An early "cock"?

Joel S. Berson Berson at ATT.NET
Fri Jun 30 13:49:36 UTC 2006

At 6/29/2006 07:49 PM, JL wrote [excerpted]:
>   Third. None of the various details in the lyric are obviously
> inconsistent with the presumed double-entendre.

Jonathan, can we have a learned dissertation on none of the details
being "obviously inconsistent" with the unmentionable sense?  Most of
them do not need explication, but I have wondered about:

>his legs  be of azure
>so gentil and so small

[This can't be "blue balls".  What are the legs, and why azure?]

>his spurs are of silver white
>into  the wortewale

[I suppose I can imagine "wortwale"--after looking it up!--but spurs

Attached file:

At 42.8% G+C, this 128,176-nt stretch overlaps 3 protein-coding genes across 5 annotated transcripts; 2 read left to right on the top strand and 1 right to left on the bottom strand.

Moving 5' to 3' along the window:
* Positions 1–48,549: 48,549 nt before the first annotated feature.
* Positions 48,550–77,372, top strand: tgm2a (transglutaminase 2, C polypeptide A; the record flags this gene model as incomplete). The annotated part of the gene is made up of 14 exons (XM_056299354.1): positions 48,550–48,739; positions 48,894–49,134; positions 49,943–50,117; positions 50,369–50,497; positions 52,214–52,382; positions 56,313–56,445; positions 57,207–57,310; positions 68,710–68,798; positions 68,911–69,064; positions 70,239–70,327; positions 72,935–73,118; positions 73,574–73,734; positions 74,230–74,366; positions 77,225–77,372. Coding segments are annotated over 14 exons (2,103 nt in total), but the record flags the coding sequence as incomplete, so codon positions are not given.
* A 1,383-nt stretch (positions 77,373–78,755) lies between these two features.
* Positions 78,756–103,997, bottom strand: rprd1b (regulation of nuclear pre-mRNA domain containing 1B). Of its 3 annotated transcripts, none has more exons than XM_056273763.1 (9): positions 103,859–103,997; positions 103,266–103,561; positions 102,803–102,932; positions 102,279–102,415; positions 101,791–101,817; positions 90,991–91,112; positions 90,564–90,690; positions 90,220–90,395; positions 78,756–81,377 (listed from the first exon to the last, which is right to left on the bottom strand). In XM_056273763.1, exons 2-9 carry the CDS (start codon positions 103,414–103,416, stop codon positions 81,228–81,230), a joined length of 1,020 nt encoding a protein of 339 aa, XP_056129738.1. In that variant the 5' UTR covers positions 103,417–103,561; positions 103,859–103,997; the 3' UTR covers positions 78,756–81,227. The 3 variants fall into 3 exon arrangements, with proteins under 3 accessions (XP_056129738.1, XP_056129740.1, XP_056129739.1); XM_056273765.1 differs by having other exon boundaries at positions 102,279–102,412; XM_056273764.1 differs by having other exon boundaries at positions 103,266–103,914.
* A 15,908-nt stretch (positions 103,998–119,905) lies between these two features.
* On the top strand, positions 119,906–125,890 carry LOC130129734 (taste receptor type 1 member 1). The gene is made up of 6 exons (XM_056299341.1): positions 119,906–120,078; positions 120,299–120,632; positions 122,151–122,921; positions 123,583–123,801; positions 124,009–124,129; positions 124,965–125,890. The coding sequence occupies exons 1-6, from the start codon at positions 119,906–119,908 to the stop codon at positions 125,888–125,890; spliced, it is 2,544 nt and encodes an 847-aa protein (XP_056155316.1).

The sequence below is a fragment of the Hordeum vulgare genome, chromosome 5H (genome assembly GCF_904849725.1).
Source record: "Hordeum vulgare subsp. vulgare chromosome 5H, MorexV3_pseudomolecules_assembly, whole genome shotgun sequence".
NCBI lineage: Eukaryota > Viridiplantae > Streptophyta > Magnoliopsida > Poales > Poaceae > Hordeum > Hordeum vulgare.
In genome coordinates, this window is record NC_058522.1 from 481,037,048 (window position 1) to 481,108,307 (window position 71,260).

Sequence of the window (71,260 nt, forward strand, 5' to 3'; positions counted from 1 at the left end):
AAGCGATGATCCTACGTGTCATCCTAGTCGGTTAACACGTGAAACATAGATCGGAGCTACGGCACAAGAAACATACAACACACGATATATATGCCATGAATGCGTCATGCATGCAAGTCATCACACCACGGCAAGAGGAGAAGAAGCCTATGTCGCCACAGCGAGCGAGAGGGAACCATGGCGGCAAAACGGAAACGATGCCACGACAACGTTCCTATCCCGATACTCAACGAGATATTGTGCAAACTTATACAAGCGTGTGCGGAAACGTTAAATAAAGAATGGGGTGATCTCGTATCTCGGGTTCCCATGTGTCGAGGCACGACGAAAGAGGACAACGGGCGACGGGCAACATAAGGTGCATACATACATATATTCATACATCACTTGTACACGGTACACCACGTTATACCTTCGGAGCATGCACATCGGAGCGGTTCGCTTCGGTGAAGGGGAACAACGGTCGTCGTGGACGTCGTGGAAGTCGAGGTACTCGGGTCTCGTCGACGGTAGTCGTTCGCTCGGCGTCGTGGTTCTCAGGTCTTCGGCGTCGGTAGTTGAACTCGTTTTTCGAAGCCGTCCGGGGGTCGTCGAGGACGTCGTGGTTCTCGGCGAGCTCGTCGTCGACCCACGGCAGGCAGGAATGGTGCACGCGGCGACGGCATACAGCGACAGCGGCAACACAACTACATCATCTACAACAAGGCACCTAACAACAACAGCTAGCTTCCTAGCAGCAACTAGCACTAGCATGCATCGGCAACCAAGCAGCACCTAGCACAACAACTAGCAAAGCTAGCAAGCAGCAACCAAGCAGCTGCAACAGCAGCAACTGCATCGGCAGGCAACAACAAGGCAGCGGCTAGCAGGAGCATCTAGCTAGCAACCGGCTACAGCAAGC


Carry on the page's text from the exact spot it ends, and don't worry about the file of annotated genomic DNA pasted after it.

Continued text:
of silver white?]

>his eyes are of crystal
>locked all in amber

[More than one eye?]

And what does "comen" signify in the first and second verses?
>   To take a vaguely comparable modern example.  The heroine of the
> Ian Fleming classic _Goldfinger_ is named "Pussy Galore."  Yep,
> that's her name, and it was her name in the '64 movie too. In an
> era when the sexual sense of Ms. Galore's Christian name was
> ordinarily unutterable in a Hollywood film, was its presence a
> Bawdy Joke or a Meaningless Accident ?

Just as much of an accident as its use in "Are You Being Served".


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